Directionless Red Sox hope for addition by subtraction

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Make no mistake about it: this is a pretty nasty storm the Red Sox have had to weather.

The team has already had to use 41 players. The left fielder and the closer have missed the entire season so far. The All-Star center fielder has missed most of it. At one point, the team’s top five outfielders were all on the disabled list. Two members of the rotation are currently on the DL. The No. 4 starter and the expected eighth-inning guy both blew up. The All-Star second baseman was dealt a nasty thumb injury that limited his production. The All-Star first baseman has failed to produce.

That the Red Sox are 38-34 anyway is actually quite impressive and a testament to all of the talent on hand.

Still, if any word sums up the Boston franchise these last two years, it’s directionless. It’s constantly running through new plans, often abandoning old ones at the drop of a hat.

That’s how a team ends up paying someone to take its former All-Star third baseman and getting only a couple of question marks in return.

The Red Sox probably had no choice. Will Middlebrooks obviously needs to play regularly, which left Kevin Youkilis without a role. The offers weren’t exactly poring in, that’s for sure. Zach Stewart and Brent Lillibridge probably was the best they could do.

Still, the point is that the Red Sox left themselves with no choice yet again. It’s a recurring theme. They let the luxury tax rule their offseason, and in their attempts to save money, gave away Marco Scutaro and parted with Josh Reddick and Jed Lowrie in order to rebuild their pen.

When they let Theo Epstein go to Chicago, they did so without working out compensation beforehand. In the end, all they ended up with was a soon-to-be injured reliever in Chris Carpenter.

The Red Sox probably aren’t through backing themselves into corners. They’ll have to figure out an outfield once Carl Crawford and Jacoby Ellsbury return. The pitching staff, too, could get overcrowded in a hurry if Josh Beckett and Clay Buchholz return in early July and Daniel Bard gets things turned around in Triple-A. If they fail to reach the postseason, they’ll face questions about whether they should blow up the whole team this winter or carry on with the talented but overly expensive group of stars around now.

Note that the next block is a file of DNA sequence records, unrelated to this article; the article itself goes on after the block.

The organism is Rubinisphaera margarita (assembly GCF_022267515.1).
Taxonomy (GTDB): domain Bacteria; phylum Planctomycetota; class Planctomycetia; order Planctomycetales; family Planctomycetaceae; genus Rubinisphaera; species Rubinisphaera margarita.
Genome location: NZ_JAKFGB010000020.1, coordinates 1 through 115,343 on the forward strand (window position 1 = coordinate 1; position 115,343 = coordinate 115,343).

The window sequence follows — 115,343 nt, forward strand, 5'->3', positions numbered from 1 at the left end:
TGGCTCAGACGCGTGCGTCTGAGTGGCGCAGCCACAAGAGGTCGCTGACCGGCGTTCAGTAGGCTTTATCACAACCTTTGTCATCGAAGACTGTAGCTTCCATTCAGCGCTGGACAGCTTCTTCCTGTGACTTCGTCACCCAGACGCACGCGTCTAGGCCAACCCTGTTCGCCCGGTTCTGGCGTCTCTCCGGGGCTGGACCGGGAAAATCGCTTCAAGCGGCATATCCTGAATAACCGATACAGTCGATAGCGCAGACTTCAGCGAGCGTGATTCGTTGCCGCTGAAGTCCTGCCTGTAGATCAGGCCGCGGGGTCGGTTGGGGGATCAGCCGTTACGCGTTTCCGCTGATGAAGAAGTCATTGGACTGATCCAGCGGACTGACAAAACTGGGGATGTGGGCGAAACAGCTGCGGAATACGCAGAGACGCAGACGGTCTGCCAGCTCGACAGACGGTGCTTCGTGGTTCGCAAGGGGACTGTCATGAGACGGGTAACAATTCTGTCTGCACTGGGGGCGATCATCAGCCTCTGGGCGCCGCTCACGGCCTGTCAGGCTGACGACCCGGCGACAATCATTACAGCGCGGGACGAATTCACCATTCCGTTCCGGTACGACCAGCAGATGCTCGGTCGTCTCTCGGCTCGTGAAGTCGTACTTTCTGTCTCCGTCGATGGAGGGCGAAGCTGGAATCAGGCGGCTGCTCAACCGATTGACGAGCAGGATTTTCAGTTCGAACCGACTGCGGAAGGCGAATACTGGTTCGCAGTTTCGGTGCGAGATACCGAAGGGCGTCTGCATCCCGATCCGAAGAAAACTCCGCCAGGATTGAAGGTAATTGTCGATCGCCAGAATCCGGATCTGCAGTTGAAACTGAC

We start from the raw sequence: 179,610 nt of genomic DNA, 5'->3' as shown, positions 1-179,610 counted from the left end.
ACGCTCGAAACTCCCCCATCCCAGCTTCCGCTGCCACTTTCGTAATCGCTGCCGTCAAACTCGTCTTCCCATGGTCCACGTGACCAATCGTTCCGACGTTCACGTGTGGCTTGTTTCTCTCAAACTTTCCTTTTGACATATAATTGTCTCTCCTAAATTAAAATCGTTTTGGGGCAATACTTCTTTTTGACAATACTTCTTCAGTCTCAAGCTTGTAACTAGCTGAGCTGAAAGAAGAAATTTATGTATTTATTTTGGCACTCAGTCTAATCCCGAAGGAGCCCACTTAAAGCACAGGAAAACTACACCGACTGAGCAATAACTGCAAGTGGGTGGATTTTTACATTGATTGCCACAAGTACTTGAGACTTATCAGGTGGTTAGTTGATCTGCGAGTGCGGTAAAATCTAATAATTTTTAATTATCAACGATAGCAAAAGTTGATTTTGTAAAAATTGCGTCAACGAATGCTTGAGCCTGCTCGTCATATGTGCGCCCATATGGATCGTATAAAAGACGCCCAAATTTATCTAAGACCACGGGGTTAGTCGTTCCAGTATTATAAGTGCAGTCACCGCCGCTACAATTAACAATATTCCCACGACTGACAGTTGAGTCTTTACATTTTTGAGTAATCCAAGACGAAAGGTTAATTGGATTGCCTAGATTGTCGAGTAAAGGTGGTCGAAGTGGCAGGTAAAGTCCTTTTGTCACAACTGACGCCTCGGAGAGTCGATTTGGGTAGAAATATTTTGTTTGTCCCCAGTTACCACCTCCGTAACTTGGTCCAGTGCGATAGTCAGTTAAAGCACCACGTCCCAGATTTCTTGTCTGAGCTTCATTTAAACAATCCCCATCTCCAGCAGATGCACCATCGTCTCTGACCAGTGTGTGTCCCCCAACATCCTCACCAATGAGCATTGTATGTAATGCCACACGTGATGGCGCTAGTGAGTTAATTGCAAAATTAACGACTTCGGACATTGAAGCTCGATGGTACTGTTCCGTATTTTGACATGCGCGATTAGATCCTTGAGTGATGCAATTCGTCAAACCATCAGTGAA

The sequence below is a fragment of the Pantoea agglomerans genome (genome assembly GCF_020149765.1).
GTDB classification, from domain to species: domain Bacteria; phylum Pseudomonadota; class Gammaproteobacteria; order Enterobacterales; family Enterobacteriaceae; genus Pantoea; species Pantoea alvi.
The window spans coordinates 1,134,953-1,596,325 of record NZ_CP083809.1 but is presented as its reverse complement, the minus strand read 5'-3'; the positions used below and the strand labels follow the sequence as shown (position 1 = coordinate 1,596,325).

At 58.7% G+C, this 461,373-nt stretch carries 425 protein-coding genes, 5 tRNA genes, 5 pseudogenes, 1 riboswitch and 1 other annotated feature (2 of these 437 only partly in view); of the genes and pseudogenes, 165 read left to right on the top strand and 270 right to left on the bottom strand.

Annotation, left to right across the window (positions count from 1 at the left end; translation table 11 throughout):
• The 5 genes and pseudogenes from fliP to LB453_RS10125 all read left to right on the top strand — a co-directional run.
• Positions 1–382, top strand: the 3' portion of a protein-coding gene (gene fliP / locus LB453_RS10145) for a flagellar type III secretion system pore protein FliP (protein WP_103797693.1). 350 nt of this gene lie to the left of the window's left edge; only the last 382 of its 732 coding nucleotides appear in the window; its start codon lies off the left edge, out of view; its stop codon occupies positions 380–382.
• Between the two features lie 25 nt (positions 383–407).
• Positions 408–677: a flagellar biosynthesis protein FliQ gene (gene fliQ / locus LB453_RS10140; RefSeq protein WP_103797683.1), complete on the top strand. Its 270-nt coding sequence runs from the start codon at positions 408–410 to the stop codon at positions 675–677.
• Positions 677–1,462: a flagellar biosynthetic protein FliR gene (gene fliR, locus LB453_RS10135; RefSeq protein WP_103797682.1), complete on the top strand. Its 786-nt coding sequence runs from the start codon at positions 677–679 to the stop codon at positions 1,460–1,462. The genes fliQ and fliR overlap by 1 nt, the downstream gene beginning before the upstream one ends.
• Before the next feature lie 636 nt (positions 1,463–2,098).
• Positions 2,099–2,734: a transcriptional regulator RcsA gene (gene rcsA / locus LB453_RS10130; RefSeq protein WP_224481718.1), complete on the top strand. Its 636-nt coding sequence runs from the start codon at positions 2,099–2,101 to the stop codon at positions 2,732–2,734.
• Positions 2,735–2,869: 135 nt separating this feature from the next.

In the meantime, they’ll just have to hope Middlebrooks keeps producing despite his troubling strikeout-to-walk ratio. They won’t get any immediate help from Stewart, who will be a part of the rotation at Triple-A Pawtucket. Lillibridge, who was hitting just .175 this season, will serve as a fifth outfielder and occasional backup for Middlebrooks.

And they’ll carry on without Youkilis. He surely wasn’t going to be happy in a backup role, and given his history, he shouldn’t have been. Youkilis is definitely past his peak, but from 2008-10, he had a three-year run as one of the AL’s top three hitters. Even last year, he was still well above average at .258/.373/.459. Odds are that he’ll be a quality regular for the White Sox, and my guess is that he’ll outhit Middlebrooks over the rest of the year, though he’ll probably be good for at least one significant injury along the way. Even so, the Red Sox will end up missing him when all is said and done.

Report: Mets sign Brad Brach to one-year, $850,000 contract

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The Athletic’s Ken Rosenthal reports that the Mets and free agent reliever Brad Brach have agreed on a one-year deal worth $850,000. The contract includes a player option for the 2021 season with a base salary of $1.25 million and additional performance incentives.

Brach, 33, signed as a free agent with the Cubs this past February. After posting an ugly 6.13 ERA over 39 2/3 innings, the Cubs released him in early August. The Mets picked him up shortly thereafter. Brach’s performance improved, limiting opposing hitters to six runs on 15 hits and three walks with 15 strikeouts in 14 2/3 innings through the end of the season.

While Brach will add some much-needed depth to the Mets’ bullpen, his walk rate has been going in the wrong direction for the last three seasons. It went from eight percent in 2016 to 9.5, 9.7, and 12.8 percent from 2017-19. Needless to say the Mets are hoping that trend starts heading in the other direction next season.